The 7-2 ruling comes in a case out of Arizona, one of nine states where judges could determine whether a crime was heinous enough to deserve the death penalty.
It was unclear Monday how many death row inmates would have to be resentenced by juries in those states because of the Supreme Court decision.
"It has been said that most legal controversies turn on two questions: 'Who decides?', and 'Where do you draw the line?'," Justice Ruth Bader Ginsburg said from the bench Monday. "This case presents a question of 'Who decides: judge or jury?' The context is capital murder. The issue, life or death."
Speaking for the court majority, Ginsburg pointed out that two Supreme Court precedents were apparently at war with each other.
In 1990's Walton vs. Arizona, the Supreme Court upheld the state's method of allowing a judge to determine whether the elements of a murder meant a convicted defendant should be sentenced to death.
However, the Supreme Court decided two years ago in Apprendi vs. New Jersey that the Sixth Amendment forbids "exposing a defendant to a prison term longer than the maximum sentence he could receive based solely on the facts resolved by the jury's verdict," Ginsburg said.
In others words, once a defendant was convicted of one thing, say drug trafficking, a prosecutor could not bring up another unproved violation to lengthen the sentence for drug trafficking.
Any fact that lengthened a sentence, and was not part of the original crime, must be ruled on by a jury and proved beyond a reasonable doubt, just like the original crime.
The case that brought Monday's decision began in November 1994 in Maricopa County, Ariz.
A missing Wells Fargo armored van was found in the parking lot of a Sun City church.
The van's doors were locked, its engine running. The driver, John Magoch, was slumped over the wheel, shot through the head.
Wells Fargo later determined that more than half a million dollars in cash, along with checks and other valuables, was missing from the van.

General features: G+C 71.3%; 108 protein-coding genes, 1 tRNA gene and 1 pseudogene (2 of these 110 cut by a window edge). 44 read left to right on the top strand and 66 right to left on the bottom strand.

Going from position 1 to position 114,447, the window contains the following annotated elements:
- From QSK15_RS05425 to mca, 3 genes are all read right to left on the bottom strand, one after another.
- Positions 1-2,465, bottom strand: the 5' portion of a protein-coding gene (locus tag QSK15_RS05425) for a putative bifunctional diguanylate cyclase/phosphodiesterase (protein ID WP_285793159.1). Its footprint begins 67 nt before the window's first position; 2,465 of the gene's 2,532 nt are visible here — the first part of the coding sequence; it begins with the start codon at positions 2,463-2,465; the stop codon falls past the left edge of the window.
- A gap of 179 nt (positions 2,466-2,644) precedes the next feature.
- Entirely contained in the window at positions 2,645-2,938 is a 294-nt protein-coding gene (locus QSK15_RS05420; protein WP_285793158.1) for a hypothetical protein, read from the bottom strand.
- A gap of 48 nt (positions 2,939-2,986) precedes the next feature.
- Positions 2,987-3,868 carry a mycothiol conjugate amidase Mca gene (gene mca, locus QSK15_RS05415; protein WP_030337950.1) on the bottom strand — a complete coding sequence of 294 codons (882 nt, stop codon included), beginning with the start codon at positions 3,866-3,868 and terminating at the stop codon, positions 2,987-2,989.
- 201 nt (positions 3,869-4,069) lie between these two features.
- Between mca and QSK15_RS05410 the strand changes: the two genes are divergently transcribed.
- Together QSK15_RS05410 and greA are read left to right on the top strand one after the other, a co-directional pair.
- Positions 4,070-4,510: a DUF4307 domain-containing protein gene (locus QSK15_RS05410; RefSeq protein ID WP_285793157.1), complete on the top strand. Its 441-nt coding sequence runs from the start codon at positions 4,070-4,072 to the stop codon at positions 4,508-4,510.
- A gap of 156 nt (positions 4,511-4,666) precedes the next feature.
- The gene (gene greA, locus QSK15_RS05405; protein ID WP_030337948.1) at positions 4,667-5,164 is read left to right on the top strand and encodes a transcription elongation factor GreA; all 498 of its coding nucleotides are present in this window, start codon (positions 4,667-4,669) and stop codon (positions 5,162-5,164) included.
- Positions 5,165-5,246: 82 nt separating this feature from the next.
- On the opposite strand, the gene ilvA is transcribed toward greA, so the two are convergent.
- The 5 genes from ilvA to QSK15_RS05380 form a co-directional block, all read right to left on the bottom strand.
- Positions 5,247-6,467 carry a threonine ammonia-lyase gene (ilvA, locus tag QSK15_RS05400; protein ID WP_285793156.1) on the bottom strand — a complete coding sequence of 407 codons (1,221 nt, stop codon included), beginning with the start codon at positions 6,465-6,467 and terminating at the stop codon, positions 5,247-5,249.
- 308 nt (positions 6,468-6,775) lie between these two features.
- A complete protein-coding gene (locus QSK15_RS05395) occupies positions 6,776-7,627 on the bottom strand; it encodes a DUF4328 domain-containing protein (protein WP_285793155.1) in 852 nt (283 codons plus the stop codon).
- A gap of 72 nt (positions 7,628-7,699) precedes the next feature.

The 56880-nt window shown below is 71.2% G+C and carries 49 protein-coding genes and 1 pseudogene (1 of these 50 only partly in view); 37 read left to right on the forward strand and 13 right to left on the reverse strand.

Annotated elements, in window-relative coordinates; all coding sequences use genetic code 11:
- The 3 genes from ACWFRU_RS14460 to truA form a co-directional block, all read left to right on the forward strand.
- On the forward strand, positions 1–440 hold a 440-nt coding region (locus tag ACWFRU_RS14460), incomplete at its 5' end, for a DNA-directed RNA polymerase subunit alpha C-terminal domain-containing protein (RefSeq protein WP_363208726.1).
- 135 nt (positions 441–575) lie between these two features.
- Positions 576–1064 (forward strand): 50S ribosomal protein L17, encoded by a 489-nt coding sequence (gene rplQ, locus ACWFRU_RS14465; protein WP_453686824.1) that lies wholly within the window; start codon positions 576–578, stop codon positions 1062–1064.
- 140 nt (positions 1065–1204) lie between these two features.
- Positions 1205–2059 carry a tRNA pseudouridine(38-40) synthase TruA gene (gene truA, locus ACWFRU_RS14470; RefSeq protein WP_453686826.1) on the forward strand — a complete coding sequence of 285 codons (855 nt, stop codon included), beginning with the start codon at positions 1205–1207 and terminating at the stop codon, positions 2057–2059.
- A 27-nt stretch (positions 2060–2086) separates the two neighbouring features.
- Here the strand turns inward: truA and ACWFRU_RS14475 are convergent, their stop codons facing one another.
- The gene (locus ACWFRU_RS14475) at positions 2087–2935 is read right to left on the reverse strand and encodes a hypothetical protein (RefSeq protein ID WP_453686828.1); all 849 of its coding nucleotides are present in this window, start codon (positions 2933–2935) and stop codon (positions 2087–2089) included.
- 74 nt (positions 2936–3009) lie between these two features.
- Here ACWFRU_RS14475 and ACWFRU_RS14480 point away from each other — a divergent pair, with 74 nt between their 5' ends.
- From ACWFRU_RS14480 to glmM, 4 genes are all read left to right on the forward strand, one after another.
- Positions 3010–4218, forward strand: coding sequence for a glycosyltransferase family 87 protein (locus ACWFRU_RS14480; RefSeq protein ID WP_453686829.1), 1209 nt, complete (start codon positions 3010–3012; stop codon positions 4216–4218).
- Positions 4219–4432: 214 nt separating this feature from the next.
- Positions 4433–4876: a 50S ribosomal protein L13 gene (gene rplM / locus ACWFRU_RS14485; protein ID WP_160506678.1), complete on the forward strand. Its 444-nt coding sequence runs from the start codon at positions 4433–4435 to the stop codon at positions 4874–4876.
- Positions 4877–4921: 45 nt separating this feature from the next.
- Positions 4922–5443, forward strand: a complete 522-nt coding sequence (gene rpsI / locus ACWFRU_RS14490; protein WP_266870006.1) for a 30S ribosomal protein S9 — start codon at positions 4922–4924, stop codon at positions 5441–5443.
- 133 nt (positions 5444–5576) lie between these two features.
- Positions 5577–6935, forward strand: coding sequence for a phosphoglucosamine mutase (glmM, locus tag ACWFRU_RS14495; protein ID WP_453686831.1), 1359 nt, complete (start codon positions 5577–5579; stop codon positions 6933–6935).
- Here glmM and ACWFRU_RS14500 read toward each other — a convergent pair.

Suspect Timothy Stuart Ring was eventually captured and a jury convicted him of first-degree murder, conspiracy to commit armed robbery, armed robbery, burglary and theft.
The trial judge, acting under the state plan without jury involvement, sentenced him to death.
When the Arizona Supreme Court agreed, Ring's attorneys asked the Supreme Court of the United States to intervene.
The justices heard argument in April and reversed the lower court on Monday.
"The right to trial by jury guaranteed by the Sixth Amendment would be senselessly diminished if it encompassed the fact-finding necessary to increase a defendant's maximum prison term by two years," Ginsburg said for the majority, "but not the fact-finding necessary to put him to death."
Justice Sandra Day O'Connor, joined by Chief Justice William Rehnquist, dissented.
"I continue to believe ... that the decision in Apprendi was a serious mistake," O'Connor said. " ... (the ruling) is not required by the Constitution, by history or by our prior cases."
The Supreme Court also handed down a second "son of Apprendi" case decision Monday that went the other way.
Writing for a court majority, Justice Anthony Kennedy said the federal law that makes it a felony to use a firearm during any crime of violence or drug trafficking defines a single crime.
William Joseph Harris sold marijuana out of his North Carolina pawnshop with an unconcealed semiautomatic pistol at his side.
Once convicted of the federal firearms law, it was up to a judge to decide whether Harris had brandished the weapon and would therefore have his sentence lengthened.
Kennedy and a narrow court majority that agreed to bits and pieces of his opinion upheld an appeals court ruling out of Richmond, Va., that said Harris was treated constitutionally.
Harris was sentenced to seven years in prison based on a judge's finding that he in fact brandished a weapon, Thomas said, "a fact that was neither charged in his indictment nor proved at trial beyond a reasonable doubt."
(No. 01-488, Ring vs. Arizona; and No. 10666, Harris vs. United States)
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